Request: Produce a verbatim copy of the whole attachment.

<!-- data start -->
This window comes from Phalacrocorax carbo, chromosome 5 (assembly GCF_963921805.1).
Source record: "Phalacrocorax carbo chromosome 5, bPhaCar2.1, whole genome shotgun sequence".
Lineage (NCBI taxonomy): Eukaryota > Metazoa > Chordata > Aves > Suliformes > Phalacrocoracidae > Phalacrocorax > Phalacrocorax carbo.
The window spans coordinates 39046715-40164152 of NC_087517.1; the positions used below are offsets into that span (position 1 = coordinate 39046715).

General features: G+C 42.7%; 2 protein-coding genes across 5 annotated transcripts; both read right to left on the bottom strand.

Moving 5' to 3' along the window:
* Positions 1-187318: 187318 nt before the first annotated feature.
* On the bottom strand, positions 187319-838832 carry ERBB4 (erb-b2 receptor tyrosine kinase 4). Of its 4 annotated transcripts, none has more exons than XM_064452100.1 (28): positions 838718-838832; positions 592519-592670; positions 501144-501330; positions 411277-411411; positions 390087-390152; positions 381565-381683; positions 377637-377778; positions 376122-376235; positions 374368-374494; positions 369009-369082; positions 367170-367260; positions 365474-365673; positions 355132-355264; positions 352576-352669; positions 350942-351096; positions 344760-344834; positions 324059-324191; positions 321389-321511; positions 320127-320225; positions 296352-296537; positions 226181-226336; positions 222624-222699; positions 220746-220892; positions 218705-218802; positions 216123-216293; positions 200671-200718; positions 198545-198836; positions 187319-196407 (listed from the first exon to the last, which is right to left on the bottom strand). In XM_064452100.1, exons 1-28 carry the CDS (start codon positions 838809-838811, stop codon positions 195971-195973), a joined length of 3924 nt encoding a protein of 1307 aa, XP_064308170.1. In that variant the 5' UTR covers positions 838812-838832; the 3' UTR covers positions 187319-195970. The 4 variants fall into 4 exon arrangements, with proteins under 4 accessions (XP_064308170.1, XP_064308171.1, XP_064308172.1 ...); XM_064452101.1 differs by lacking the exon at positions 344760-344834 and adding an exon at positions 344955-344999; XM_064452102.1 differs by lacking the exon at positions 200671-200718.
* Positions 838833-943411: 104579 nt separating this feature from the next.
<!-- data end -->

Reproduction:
This window comes from Phalacrocorax carbo, chromosome 5 (assembly GCF_963921805.1).
Source record: "Phalacrocorax carbo chromosome 5, bPhaCar2.1, whole genome shotgun sequence".
Lineage (NCBI taxonomy): Eukaryota > Metazoa > Chordata > Aves > Suliformes > Phalacrocoracidae > Phalacrocorax > Phalacrocorax carbo.
The window spans coordinates 39046715-40164152 of NC_087517.1; the positions used below are offsets into that span (position 1 = coordinate 39046715).

General features: G+C 42.7%; 2 protein-coding genes across 5 annotated transcripts; both read right to left on the bottom strand.

Moving 5' to 3' along the window:
* Positions 1-187318: 187318 nt before the first annotated feature.
* On the bottom strand, positions 187319-838832 carry ERBB4 (erb-b2 receptor tyrosine kinase 4). Of its 4 annotated transcripts, none has more exons than XM_064452100.1 (28): positions 838718-838832; positions 592519-592670; positions 501144-501330; positions 411277-411411; positions 390087-390152; positions 381565-381683; positions 377637-377778; positions 376122-376235; positions 374368-374494; positions 369009-369082; positions 367170-367260; positions 365474-365673; positions 355132-355264; positions 352576-352669; positions 350942-351096; positions 344760-344834; positions 324059-324191; positions 321389-321511; positions 320127-320225; positions 296352-296537; positions 226181-226336; positions 222624-222699; positions 220746-220892; positions 218705-218802; positions 216123-216293; positions 200671-200718; positions 198545-198836; positions 187319-196407 (listed from the first exon to the last, which is right to left on the bottom strand). In XM_064452100.1, exons 1-28 carry the CDS (start codon positions 838809-838811, stop codon positions 195971-195973), a joined length of 3924 nt encoding a protein of 1307 aa, XP_064308170.1. In that variant the 5' UTR covers positions 838812-838832; the 3' UTR covers positions 187319-195970. The 4 variants fall into 4 exon arrangements, with proteins under 4 accessions (XP_064308170.1, XP_064308171.1, XP_064308172.1 ...); XM_064452101.1 differs by lacking the exon at positions 344760-344834 and adding an exon at positions 344955-344999; XM_064452102.1 differs by lacking the exon at positions 200671-200718.
* Positions 838833-943411: 104579 nt separating this feature from the next.